Opening lead: king of spades
Bridge is a partnership game, and nowhere does this fact assert itself more forcefully than during defensive play.
Assume you’re East and partner leads the king of spades against four hearts. You overtake the king with the ace to cater to the possibility that the king might be singleton.
The overtake proves to be necessary because, when you play the queen, West shows out, discarding the three of clubs. When you then cash the jack, West discards the three of diamonds, and the question is what to do next.
If you are accustomed to trusting and obeying partner’s signals, you should have no problem. By discarding a low club and a low diamond, partner has asked you not to play either of those suits. It would be pointless to shift to a trump, so, by elimination, you lead another spade at trick four, even though this play presents declarer with a ruff-and-discard.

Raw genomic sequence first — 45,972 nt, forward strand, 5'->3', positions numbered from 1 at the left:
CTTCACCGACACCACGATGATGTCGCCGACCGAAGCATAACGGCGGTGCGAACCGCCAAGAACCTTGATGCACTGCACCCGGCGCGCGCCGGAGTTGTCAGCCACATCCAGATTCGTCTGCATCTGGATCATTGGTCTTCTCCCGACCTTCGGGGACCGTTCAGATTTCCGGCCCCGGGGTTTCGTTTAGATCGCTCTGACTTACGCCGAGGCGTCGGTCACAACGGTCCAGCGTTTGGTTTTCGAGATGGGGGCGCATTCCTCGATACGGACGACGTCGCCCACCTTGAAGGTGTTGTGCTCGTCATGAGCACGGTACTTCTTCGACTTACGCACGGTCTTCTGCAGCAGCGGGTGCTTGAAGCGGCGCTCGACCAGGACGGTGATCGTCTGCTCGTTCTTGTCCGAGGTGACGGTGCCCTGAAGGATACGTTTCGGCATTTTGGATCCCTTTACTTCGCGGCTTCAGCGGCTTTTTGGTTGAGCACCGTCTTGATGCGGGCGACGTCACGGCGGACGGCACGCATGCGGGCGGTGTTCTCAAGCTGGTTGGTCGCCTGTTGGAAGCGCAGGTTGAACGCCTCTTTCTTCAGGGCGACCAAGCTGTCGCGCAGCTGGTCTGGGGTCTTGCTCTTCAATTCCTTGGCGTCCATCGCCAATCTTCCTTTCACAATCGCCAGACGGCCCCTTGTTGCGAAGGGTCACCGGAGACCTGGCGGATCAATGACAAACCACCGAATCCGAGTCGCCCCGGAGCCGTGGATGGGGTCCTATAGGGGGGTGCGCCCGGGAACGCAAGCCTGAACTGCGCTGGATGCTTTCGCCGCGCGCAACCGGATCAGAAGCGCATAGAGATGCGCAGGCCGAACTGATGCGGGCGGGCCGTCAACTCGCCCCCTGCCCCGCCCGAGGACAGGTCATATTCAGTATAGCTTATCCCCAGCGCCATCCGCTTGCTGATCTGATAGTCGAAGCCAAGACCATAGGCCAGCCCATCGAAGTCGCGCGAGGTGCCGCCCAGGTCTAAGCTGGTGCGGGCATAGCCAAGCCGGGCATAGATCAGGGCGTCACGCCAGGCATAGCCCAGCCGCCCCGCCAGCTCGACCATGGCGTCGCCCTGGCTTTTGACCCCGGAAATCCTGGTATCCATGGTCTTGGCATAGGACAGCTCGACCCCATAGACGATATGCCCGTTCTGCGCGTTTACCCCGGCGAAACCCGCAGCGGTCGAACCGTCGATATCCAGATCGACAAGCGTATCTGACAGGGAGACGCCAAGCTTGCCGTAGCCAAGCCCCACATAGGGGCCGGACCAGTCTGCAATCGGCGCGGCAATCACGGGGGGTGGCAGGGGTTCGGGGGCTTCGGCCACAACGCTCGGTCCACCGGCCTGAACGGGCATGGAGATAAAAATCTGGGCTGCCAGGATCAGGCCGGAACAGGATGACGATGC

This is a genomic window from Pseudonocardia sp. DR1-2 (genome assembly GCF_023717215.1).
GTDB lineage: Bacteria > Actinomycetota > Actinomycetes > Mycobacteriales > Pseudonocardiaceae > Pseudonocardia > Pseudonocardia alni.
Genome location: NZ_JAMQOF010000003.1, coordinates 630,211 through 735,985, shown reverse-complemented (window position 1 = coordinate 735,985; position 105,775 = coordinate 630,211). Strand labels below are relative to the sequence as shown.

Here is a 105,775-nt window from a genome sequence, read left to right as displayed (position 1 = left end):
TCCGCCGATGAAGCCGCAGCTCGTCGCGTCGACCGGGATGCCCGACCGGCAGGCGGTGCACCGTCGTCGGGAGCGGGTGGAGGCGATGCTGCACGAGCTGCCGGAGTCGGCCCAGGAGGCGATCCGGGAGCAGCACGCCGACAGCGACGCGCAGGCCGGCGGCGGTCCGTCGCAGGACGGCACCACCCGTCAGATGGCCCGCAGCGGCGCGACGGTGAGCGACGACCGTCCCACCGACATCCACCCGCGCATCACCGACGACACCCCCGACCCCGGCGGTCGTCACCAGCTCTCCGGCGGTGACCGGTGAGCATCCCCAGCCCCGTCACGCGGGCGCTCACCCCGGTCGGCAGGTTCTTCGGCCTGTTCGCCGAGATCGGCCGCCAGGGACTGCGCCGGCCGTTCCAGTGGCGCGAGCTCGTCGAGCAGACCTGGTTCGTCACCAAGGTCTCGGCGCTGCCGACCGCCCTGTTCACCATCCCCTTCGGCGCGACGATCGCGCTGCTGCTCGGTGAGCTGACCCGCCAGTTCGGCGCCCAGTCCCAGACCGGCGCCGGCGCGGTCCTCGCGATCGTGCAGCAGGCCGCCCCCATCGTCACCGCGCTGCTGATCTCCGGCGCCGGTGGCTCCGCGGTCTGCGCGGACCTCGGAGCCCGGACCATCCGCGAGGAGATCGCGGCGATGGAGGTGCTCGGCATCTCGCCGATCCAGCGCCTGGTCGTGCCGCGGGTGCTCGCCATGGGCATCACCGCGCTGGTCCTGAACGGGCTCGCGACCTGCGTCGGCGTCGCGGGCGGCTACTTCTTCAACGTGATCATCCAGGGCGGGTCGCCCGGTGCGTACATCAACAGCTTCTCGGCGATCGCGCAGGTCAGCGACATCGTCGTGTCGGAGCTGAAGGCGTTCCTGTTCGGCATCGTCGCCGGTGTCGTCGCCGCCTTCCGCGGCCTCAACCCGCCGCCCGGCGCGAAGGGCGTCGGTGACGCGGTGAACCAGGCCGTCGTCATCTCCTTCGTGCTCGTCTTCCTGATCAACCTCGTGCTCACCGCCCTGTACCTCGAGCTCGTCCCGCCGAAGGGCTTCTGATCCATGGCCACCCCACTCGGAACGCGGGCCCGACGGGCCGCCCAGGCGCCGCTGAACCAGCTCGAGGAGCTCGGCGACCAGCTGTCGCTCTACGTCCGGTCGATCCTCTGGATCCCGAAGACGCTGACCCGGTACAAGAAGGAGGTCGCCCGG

This turns out to be just what the doctor ordered when your partner acquires a trump trick he otherwise would not have got, and the contract is defeated. Observe that the spade continuation would be equally successful if West had started with the J-x-x of trumps instead of the Q-x.
It is obvious from West’s negative signals in diamonds and clubs that he lacks the ace of either suit. By inference, therefore, partner is demanding that you lead another spade, and you have no choice but to do what he says.
For details about local bridge events, go to the HK Contract Bridge Association website www.hkcba.org